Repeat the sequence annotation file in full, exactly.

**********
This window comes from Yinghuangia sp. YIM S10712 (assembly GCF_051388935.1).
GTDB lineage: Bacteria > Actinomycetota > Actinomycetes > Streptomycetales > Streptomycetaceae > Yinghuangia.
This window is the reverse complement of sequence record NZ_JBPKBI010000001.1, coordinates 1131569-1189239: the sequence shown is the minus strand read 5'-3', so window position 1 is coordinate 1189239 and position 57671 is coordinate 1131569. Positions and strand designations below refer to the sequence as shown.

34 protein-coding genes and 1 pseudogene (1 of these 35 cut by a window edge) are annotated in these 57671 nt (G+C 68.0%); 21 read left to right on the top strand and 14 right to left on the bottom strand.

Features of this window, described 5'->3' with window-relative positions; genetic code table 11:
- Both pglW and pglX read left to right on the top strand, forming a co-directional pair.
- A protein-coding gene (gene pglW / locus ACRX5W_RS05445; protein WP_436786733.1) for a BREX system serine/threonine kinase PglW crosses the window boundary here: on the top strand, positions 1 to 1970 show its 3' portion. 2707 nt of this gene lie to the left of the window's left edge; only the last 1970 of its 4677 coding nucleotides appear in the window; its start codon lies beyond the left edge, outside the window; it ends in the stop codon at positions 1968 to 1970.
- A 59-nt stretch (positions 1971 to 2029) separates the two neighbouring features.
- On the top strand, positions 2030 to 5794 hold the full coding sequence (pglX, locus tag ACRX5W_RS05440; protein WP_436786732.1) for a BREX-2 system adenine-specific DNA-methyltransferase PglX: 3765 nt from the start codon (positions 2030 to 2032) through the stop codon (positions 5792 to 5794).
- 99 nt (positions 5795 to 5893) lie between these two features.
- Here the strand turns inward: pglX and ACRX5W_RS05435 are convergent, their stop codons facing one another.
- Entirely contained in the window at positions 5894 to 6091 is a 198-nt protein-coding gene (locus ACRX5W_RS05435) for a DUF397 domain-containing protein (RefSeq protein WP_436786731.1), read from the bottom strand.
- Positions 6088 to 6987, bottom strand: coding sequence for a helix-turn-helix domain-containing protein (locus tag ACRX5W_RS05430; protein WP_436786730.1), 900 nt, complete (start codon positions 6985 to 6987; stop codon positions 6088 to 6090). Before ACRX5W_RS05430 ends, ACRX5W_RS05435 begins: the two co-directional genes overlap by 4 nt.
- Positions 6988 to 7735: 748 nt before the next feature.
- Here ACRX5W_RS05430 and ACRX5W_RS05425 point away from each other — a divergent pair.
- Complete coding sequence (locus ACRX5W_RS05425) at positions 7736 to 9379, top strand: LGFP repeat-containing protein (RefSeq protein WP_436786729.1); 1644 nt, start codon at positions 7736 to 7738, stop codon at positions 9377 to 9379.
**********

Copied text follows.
This window comes from Yinghuangia sp. YIM S10712 (assembly GCF_051388935.1).
GTDB lineage: Bacteria > Actinomycetota > Actinomycetes > Streptomycetales > Streptomycetaceae > Yinghuangia.
This window is the reverse complement of sequence record NZ_JBPKBI010000001.1, coordinates 1131569-1189239: the sequence shown is the minus strand read 5'-3', so window position 1 is coordinate 1189239 and position 57671 is coordinate 1131569. Positions and strand designations below refer to the sequence as shown.

34 protein-coding genes and 1 pseudogene (1 of these 35 cut by a window edge) are annotated in these 57671 nt (G+C 68.0%); 21 read left to right on the top strand and 14 right to left on the bottom strand.

Features of this window, described 5'->3' with window-relative positions; genetic code table 11:
- Both pglW and pglX read left to right on the top strand, forming a co-directional pair.
- A protein-coding gene (gene pglW / locus ACRX5W_RS05445; protein WP_436786733.1) for a BREX system serine/threonine kinase PglW crosses the window boundary here: on the top strand, positions 1 to 1970 show its 3' portion. 2707 nt of this gene lie to the left of the window's left edge; only the last 1970 of its 4677 coding nucleotides appear in the window; its start codon lies beyond the left edge, outside the window; it ends in the stop codon at positions 1968 to 1970.
- A 59-nt stretch (positions 1971 to 2029) separates the two neighbouring features.
- On the top strand, positions 2030 to 5794 hold the full coding sequence (pglX, locus tag ACRX5W_RS05440; protein WP_436786732.1) for a BREX-2 system adenine-specific DNA-methyltransferase PglX: 3765 nt from the start codon (positions 2030 to 2032) through the stop codon (positions 5792 to 5794).
- 99 nt (positions 5795 to 5893) lie between these two features.
- Here the strand turns inward: pglX and ACRX5W_RS05435 are convergent, their stop codons facing one another.
- Entirely contained in the window at positions 5894 to 6091 is a 198-nt protein-coding gene (locus ACRX5W_RS05435) for a DUF397 domain-containing protein (RefSeq protein WP_436786731.1), read from the bottom strand.
- Positions 6088 to 6987, bottom strand: coding sequence for a helix-turn-helix domain-containing protein (locus tag ACRX5W_RS05430; protein WP_436786730.1), 900 nt, complete (start codon positions 6985 to 6987; stop codon positions 6088 to 6090). Before ACRX5W_RS05430 ends, ACRX5W_RS05435 begins: the two co-directional genes overlap by 4 nt.
- Positions 6988 to 7735: 748 nt before the next feature.
- Here ACRX5W_RS05430 and ACRX5W_RS05425 point away from each other — a divergent pair.
- Complete coding sequence (locus ACRX5W_RS05425) at positions 7736 to 9379, top strand: LGFP repeat-containing protein (RefSeq protein WP_436786729.1); 1644 nt, start codon at positions 7736 to 7738, stop codon at positions 9377 to 9379.